THE INDIVIDUAL DIFFERENCES IN JAPANESE STUDENT'S SELF-HANDICAPPING BEHAVIOR IN A TEST SITUATION
Yamaoka, H., Nagoya University, Japan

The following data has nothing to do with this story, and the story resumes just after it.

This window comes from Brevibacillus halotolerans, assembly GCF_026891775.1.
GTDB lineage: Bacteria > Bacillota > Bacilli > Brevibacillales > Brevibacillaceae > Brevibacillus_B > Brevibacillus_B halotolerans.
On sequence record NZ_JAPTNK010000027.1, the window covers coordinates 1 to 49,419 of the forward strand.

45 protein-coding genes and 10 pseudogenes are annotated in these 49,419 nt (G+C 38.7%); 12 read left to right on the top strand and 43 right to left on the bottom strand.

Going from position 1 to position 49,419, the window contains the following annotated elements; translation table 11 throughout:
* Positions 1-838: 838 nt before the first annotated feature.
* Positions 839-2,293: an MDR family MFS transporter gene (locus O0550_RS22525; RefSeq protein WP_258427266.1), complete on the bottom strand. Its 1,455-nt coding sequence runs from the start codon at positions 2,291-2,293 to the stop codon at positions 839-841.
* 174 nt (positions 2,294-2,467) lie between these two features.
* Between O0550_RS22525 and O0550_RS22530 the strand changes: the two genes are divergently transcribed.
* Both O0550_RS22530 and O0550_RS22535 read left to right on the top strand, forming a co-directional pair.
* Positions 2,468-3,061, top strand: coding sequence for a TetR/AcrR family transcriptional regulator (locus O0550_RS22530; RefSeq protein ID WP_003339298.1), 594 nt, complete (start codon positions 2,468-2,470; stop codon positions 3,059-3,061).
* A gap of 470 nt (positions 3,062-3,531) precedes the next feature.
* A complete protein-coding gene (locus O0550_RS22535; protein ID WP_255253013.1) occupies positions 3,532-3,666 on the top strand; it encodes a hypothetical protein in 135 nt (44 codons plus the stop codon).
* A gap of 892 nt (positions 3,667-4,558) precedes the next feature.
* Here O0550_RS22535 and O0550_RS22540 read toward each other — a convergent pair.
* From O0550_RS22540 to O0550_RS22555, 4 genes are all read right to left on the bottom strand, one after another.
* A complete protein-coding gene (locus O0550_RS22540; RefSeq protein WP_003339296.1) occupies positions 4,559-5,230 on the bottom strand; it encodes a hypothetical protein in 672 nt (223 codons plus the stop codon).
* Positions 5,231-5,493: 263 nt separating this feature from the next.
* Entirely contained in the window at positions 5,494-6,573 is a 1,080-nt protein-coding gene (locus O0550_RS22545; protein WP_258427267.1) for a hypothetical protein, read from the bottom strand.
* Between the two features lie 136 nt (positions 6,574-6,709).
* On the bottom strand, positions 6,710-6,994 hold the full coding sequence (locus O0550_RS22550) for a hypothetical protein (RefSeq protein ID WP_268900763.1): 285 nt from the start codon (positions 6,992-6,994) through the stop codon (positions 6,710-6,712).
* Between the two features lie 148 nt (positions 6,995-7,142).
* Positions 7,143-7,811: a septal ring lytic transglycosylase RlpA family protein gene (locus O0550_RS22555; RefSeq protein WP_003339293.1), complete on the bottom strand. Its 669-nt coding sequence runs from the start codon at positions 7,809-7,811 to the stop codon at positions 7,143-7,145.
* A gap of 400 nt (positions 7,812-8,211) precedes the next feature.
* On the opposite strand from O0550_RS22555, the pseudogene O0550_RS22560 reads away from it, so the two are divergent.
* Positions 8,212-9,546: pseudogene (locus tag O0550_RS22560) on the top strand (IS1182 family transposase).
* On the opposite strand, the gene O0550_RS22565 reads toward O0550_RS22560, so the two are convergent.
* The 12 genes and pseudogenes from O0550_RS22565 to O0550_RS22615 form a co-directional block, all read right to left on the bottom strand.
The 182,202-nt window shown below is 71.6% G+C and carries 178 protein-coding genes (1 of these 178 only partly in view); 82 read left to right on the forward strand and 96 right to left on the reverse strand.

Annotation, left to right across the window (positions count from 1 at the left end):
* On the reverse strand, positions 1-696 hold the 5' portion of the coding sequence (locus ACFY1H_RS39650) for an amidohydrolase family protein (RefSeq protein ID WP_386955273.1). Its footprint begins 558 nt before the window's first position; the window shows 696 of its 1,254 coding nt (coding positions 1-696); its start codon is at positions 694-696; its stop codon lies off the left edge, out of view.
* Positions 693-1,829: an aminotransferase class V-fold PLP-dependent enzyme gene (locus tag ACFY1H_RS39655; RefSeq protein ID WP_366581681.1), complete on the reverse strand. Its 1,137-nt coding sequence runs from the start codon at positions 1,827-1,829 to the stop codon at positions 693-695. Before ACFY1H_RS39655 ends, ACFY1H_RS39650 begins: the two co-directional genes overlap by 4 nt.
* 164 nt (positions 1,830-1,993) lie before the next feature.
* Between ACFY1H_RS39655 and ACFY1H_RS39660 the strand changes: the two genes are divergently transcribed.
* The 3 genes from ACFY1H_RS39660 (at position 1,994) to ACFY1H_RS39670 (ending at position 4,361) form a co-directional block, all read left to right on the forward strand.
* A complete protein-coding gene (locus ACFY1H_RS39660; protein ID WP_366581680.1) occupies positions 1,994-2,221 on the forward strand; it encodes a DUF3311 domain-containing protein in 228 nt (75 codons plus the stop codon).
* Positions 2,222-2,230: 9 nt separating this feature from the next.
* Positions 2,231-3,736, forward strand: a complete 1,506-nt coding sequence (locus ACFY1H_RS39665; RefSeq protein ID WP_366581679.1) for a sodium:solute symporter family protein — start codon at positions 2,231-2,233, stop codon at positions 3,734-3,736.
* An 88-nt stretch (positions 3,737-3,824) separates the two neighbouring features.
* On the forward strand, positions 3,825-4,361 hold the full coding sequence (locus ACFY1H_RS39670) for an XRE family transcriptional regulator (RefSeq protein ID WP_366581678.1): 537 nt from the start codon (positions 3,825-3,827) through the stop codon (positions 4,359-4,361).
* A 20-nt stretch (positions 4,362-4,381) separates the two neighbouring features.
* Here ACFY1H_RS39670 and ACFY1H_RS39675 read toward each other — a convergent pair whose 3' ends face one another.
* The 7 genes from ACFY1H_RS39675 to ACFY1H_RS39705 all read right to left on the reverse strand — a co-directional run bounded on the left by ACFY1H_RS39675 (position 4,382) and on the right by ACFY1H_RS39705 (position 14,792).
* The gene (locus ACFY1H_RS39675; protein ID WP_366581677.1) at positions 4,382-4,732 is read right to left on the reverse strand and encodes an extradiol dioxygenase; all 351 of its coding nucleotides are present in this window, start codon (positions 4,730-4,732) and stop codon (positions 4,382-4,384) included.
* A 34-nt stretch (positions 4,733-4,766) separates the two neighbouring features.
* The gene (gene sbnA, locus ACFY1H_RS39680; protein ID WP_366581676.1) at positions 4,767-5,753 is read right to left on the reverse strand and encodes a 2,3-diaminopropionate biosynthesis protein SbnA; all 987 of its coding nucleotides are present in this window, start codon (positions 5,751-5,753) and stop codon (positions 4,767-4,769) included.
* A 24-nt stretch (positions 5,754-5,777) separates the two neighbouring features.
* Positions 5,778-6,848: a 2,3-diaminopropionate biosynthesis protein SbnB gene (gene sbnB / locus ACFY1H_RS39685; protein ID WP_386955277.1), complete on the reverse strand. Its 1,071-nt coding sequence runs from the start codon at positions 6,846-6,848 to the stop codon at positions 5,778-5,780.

Smith, Snyder, & Handelsman (1982) showed that highly test-anxious individuals were more likely to claim the symptom as a handicap than low test-anxious individuals. Moreover, high test-anxious?@individuals claimed less effort as an alternative handicap, when they were informed that anxiety symptom did not serve as a handicap. These results imply that in test situation, highly test-anxious people use 'claimed' self-handicapping strategies chronically. Based on these findings, two studies were conducted to examine whether the level of test-anxiety influenced the 'acquired' self- handicapping behavior. Participants took two successive difficult intelligence tests. Independent variables were the level of test-anxiety (high vs. low) and the anxiety instructions ("anxiety inhibits performance" vs. "anxiety has no effect"). Dependent variables were the score of STAI (both study1 and study2) as 'claimed' self-handicapping, and the selection of interfering noise (study1) and the amount of practice (study2) as 'acquired' self-handicapping. The results revealed that regardless of the test-anxiety score, participants who were instructed that anxiety inhibited performance claimed higher level of anxiety than those who were told that anxiety had no effect (both study1 and study2). Moreover, regardless of the chance of claiming anxiety as self-handicapping, low test-anxious individuals selected more interfering noise than high test-anxious individuals (study1). Thus, there were individual differences in the two self- handicapping behaviors. The role of the cost of each self- handicapping strategy was discussed.